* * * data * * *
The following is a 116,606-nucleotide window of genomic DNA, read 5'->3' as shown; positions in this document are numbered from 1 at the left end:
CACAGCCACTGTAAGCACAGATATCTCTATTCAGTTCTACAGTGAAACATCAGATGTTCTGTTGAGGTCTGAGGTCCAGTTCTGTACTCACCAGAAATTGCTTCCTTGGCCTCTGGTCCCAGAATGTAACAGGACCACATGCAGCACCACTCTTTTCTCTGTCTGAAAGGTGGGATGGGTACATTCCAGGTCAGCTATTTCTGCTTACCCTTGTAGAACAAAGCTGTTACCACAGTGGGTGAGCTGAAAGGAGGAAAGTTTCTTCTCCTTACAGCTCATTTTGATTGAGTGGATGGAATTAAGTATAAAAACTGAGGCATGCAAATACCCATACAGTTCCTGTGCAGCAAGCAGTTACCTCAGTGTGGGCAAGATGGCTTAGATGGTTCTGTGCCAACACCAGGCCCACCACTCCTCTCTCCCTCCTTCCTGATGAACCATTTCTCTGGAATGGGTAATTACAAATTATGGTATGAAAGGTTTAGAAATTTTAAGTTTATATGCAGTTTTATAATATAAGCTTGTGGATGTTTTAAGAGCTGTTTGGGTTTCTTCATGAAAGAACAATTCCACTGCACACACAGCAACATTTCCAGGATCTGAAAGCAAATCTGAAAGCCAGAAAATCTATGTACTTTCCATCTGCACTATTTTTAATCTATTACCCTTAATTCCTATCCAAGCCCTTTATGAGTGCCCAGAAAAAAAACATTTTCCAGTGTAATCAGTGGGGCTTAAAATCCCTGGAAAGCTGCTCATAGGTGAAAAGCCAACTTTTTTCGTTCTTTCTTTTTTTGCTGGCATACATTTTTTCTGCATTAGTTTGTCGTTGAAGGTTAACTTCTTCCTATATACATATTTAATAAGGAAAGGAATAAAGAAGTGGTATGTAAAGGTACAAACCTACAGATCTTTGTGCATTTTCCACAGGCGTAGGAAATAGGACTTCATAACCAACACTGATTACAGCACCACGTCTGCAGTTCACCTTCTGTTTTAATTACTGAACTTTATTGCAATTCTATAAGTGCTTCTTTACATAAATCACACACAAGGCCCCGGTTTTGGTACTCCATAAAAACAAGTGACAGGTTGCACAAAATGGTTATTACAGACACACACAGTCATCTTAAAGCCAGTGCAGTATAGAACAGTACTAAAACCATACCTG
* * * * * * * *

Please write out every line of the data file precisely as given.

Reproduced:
The following is a 116,606-nucleotide window of genomic DNA, read 5'->3' as shown; positions in this document are numbered from 1 at the left end:
CACAGCCACTGTAAGCACAGATATCTCTATTCAGTTCTACAGTGAAACATCAGATGTTCTGTTGAGGTCTGAGGTCCAGTTCTGTACTCACCAGAAATTGCTTCCTTGGCCTCTGGTCCCAGAATGTAACAGGACCACATGCAGCACCACTCTTTTCTCTGTCTGAAAGGTGGGATGGGTACATTCCAGGTCAGCTATTTCTGCTTACCCTTGTAGAACAAAGCTGTTACCACAGTGGGTGAGCTGAAAGGAGGAAAGTTTCTTCTCCTTACAGCTCATTTTGATTGAGTGGATGGAATTAAGTATAAAAACTGAGGCATGCAAATACCCATACAGTTCCTGTGCAGCAAGCAGTTACCTCAGTGTGGGCAAGATGGCTTAGATGGTTCTGTGCCAACACCAGGCCCACCACTCCTCTCTCCCTCCTTCCTGATGAACCATTTCTCTGGAATGGGTAATTACAAATTATGGTATGAAAGGTTTAGAAATTTTAAGTTTATATGCAGTTTTATAATATAAGCTTGTGGATGTTTTAAGAGCTGTTTGGGTTTCTTCATGAAAGAACAATTCCACTGCACACACAGCAACATTTCCAGGATCTGAAAGCAAATCTGAAAGCCAGAAAATCTATGTACTTTCCATCTGCACTATTTTTAATCTATTACCCTTAATTCCTATCCAAGCCCTTTATGAGTGCCCAGAAAAAAAACATTTTCCAGTGTAATCAGTGGGGCTTAAAATCCCTGGAAAGCTGCTCATAGGTGAAAAGCCAACTTTTTTCGTTCTTTCTTTTTTTGCTGGCATACATTTTTTCTGCATTAGTTTGTCGTTGAAGGTTAACTTCTTCCTATATACATATTTAATAAGGAAAGGAATAAAGAAGTGGTATGTAAAGGTACAAACCTACAGATCTTTGTGCATTTTCCACAGGCGTAGGAAATAGGACTTCATAACCAACACTGATTACAGCACCACGTCTGCAGTTCACCTTCTGTTTTAATTACTGAACTTTATTGCAATTCTATAAGTGCTTCTTTACATAAATCACACACAAGGCCCCGGTTTTGGTACTCCATAAAAACAAGTGACAGGTTGCACAAAATGGTTATTACAGACACACACAGTCATCTTAAAGCCAGTGCAGTATAGAACAGTACTAAAACCATACCTG